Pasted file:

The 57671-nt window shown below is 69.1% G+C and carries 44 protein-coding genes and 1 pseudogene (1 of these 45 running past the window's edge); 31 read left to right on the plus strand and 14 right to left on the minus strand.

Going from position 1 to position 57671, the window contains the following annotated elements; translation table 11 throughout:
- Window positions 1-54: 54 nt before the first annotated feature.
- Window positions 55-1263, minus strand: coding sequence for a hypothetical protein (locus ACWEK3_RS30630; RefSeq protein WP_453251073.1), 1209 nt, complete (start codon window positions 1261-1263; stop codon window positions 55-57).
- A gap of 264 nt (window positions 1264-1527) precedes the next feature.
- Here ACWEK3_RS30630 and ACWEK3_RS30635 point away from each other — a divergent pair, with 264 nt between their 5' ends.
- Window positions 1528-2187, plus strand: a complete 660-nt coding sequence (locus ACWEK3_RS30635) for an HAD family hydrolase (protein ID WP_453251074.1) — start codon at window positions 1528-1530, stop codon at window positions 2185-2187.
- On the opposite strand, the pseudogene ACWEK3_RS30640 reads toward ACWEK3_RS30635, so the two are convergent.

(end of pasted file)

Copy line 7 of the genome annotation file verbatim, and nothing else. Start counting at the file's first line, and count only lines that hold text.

- Window positions 1528-2187, plus strand: a complete 660-nt coding sequence (locus ACWEK3_RS30635) for an HAD family hydrolase (protein ID WP_453251074.1) — start codon at window positions 1528-1530, stop codon at window positions 2185-2187.